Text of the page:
WEST Yorkshire Combined Authority has agreed governance arrangements for a £63 million annual Adult Education Budget as it looks to take over responsibility for adult skills and training across the region from August.
The budget is a key part of the West Yorkshire devolution deal agreed between the region’s leaders and government in March. It will mean that adult skills funding is directed to areas of need and can address skills gaps identified in the AEB Strategy, published in September.
Bradford is one of the key areas the where the Authority is looking to boost skills and education.
Cllr Susan Hinchcliffe, Chair of the West Yorkshire Combined Authority and Leader of Bradford Council, said: “Taking responsibility for the Adult Education Budget across West Yorkshire is a vital part of our plans to improve skills and life chances for the quarter of our workforce who have low or no qualifications. As we recover from the devastating impact of the Covid-19 pandemic, we must make every effort to build the kind of inclusive regional economy that works for everyone, is resilient enough to stand up to economic shocks, and offers opportunities for everyone to get on in life.”
£63m adult education budget could help tackle region's low skill levels
By taking over responsibility for AEB the Combined Authority will be better able to support the economy and all adults across the region, including disadvantaged groups, to develop the skills they need to enter and stay in work, or enrol in an apprenticeship, traineeship, or other learning and meets the needs of the region’s businesses.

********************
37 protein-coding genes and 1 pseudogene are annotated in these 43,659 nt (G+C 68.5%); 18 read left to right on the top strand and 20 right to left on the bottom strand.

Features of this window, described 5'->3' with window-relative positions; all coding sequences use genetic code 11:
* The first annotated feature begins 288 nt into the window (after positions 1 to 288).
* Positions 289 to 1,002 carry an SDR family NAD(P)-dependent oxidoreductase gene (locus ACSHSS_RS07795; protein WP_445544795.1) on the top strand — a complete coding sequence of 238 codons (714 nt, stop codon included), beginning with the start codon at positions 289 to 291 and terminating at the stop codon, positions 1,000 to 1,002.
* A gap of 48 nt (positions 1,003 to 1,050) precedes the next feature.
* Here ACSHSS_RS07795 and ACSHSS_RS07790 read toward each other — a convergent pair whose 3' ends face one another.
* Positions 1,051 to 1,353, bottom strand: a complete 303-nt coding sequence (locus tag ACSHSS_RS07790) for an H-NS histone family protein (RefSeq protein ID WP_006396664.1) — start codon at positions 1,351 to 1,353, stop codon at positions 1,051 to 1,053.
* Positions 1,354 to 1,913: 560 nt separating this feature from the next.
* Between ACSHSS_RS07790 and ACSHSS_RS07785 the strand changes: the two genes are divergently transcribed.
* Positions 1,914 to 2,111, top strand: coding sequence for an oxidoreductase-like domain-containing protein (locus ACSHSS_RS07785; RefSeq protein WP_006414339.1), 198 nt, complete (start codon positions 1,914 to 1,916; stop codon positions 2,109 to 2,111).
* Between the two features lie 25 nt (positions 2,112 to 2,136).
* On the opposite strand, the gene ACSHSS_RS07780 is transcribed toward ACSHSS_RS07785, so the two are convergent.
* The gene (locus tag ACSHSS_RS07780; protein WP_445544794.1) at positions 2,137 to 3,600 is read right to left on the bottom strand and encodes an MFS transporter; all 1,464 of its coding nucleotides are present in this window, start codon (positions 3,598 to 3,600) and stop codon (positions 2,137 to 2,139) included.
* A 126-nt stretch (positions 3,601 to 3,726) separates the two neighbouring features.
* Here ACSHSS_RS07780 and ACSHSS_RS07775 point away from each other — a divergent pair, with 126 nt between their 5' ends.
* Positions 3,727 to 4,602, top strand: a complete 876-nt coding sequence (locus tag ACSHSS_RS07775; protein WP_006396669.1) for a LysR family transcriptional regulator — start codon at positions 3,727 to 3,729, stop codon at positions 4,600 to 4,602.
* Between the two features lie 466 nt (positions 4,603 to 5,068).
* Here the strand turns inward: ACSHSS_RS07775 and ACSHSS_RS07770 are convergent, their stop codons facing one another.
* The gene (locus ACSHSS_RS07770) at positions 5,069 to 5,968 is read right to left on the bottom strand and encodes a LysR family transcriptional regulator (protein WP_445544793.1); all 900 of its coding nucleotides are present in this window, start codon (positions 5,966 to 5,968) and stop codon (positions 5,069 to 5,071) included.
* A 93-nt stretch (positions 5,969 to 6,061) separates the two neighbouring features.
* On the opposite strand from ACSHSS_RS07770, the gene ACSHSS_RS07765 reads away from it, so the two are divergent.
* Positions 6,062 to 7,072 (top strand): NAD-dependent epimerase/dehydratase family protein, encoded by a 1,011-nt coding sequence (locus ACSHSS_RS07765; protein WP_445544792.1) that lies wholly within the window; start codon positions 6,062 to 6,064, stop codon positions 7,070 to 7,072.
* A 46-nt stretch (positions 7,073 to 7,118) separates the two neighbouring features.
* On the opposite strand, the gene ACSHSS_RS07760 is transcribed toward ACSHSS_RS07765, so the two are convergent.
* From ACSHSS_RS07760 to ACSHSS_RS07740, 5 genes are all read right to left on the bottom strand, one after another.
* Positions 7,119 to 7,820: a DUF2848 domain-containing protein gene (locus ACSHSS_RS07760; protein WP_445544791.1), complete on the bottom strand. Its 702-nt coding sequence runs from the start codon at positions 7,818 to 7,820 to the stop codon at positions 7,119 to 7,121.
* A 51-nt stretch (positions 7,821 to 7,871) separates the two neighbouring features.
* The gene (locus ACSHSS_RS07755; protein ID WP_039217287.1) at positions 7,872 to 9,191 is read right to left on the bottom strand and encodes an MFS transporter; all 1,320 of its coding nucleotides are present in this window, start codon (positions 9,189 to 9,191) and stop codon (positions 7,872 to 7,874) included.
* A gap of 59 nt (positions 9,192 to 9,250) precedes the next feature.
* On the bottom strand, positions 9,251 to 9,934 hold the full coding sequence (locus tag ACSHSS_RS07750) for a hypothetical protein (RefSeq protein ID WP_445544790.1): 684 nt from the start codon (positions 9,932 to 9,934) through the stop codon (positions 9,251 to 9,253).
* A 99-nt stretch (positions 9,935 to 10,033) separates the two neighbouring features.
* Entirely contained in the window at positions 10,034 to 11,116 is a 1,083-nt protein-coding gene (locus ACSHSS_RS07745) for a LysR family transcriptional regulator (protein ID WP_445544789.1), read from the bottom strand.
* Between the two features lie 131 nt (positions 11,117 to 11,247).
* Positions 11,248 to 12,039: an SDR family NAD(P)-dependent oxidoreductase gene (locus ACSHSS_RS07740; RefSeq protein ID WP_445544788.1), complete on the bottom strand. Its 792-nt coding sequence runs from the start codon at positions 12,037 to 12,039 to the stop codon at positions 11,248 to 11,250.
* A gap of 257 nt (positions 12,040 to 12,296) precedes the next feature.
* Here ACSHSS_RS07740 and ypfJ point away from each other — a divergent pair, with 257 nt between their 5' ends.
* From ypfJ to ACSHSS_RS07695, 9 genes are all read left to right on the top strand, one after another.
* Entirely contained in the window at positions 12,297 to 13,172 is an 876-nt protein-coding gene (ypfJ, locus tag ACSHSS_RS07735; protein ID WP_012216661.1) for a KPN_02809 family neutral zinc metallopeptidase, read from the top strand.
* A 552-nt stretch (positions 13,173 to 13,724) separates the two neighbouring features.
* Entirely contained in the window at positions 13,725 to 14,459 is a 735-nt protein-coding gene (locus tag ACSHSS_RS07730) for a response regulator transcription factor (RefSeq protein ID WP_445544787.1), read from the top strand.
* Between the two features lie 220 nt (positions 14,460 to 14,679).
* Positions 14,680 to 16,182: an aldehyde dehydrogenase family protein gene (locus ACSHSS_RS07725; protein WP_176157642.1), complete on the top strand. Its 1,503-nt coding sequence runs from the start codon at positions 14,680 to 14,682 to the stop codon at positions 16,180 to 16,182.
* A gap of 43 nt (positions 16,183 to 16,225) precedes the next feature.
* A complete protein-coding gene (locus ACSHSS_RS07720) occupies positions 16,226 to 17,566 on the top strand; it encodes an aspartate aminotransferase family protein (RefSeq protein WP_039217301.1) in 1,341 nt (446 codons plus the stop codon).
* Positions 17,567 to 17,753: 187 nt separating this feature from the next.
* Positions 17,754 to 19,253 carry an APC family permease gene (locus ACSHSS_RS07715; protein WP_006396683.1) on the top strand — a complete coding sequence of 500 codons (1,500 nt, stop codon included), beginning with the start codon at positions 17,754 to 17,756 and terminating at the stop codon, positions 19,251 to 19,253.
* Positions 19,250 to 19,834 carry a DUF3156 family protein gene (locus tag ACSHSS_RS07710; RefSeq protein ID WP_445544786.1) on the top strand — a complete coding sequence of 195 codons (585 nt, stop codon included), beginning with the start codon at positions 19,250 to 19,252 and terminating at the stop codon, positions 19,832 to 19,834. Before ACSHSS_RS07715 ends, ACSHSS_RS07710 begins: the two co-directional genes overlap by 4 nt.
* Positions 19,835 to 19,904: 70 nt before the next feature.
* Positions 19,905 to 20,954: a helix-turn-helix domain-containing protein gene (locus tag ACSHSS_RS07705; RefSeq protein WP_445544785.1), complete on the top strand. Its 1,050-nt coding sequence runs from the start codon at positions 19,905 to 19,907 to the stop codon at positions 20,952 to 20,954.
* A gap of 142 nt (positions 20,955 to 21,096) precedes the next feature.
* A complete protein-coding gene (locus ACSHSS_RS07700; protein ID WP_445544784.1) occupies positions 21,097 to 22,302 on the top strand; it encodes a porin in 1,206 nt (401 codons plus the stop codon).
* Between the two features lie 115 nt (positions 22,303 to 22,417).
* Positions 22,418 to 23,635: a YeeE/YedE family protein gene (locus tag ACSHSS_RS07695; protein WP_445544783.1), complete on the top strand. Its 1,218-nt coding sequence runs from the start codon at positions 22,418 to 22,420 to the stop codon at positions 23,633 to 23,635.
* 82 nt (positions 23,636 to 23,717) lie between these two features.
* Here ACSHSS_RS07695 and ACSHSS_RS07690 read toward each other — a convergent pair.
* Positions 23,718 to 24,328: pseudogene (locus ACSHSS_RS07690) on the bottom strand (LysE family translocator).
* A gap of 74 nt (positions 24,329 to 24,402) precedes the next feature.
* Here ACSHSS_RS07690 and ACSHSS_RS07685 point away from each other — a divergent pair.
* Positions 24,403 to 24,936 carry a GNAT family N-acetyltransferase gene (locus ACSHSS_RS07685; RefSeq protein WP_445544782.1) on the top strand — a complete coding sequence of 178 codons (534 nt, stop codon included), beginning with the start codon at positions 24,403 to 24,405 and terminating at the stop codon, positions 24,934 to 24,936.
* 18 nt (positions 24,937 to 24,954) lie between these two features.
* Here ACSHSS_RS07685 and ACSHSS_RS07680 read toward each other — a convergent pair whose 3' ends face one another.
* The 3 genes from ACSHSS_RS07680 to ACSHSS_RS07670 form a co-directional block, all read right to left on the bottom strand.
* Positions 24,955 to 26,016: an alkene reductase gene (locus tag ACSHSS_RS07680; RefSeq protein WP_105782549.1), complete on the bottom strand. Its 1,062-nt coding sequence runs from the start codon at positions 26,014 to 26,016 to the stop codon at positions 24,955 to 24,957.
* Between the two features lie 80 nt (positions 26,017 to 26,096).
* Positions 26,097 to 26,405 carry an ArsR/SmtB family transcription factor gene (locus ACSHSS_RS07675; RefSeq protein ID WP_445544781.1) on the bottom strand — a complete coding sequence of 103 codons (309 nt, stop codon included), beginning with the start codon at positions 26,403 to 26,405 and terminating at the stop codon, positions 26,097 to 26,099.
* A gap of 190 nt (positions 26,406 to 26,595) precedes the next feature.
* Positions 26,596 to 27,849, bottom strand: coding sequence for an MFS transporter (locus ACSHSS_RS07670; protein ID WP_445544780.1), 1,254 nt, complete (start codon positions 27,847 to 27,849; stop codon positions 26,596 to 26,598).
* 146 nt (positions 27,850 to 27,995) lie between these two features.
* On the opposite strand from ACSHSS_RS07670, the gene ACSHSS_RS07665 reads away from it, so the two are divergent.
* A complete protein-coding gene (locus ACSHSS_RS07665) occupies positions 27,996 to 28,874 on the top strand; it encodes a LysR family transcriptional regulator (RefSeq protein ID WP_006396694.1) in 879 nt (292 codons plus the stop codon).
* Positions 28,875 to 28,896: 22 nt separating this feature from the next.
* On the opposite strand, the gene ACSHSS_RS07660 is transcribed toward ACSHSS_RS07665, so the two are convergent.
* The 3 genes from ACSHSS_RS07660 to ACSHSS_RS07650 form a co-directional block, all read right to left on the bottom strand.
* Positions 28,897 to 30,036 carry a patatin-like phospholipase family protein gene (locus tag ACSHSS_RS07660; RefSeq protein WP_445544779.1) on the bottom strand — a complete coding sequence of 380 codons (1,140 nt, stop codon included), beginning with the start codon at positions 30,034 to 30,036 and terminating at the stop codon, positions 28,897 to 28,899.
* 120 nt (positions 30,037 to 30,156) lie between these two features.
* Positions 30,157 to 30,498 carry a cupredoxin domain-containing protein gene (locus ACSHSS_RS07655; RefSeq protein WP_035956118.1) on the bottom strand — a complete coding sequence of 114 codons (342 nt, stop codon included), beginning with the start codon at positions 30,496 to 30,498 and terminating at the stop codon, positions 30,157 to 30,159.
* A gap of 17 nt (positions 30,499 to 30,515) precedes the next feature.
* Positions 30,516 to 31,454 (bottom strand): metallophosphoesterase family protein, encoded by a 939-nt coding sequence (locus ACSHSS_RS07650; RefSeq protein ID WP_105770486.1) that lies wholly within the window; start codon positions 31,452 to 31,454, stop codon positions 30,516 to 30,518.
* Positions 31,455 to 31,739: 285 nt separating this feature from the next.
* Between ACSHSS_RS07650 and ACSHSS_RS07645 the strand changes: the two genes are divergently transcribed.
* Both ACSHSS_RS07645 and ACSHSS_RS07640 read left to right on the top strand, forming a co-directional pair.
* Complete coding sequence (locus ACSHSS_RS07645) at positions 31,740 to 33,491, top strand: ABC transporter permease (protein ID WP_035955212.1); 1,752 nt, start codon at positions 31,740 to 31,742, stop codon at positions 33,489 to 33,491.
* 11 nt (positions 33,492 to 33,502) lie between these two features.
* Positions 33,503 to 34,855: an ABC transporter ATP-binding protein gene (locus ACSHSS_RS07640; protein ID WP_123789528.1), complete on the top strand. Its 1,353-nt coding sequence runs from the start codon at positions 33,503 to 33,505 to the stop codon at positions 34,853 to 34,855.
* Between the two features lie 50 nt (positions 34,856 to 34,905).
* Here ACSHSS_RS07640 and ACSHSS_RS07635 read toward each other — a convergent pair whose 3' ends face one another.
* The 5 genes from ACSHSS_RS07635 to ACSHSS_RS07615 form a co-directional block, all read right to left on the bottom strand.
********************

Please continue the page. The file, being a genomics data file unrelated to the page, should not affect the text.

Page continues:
AEB governance will be led by the Combined Authority through an AEB Performance Board, with advisory support by the Employment and Skills Panel.
Local authorities will identify needs and gaps in skills provision for their communities that can be met through AEB funding. This information will be used to acquire appropriate levels of provision to respond to local need.
New AEB Performance and Partnerships Groups will be established in each local authority area with the aim of bringing together delivery partners and relevant stakeholders to monitor delivery and provide advice to the Combined Authority where provision needs to be addressed.
Reports from this group will feed into the local authority Employment and Skills Boards and the Combined Authority’s AEB Performance Board.
Any future changes to the AEB Strategy, which sets out key priorities for the devolved AEB, must be made by the Combined Authority.
AEB funding will be used to increase the supply of skills to support key sectors, improve West Yorkshire’s resilience by identifying and delivering the skills needed for the future, and benefit the 380,000 people - or 26 per cent of West Yorkshire’s working age population - who have low or no qualifications.
It will also make learning more inclusive to support disadvantaged residents and widen the pool of talent for business, support the unemployed to gain and sustain employment, and unlock progression opportunities and career adaptability through skills - particularly for those on low wages and with insecure work.
More information about procurement, the AEB Strategy and the results of the AEB Strategy Consultation, which ran from 26 May to 12 July 2020, can be read here: https://www.westyorks-ca.gov.uk/aeb/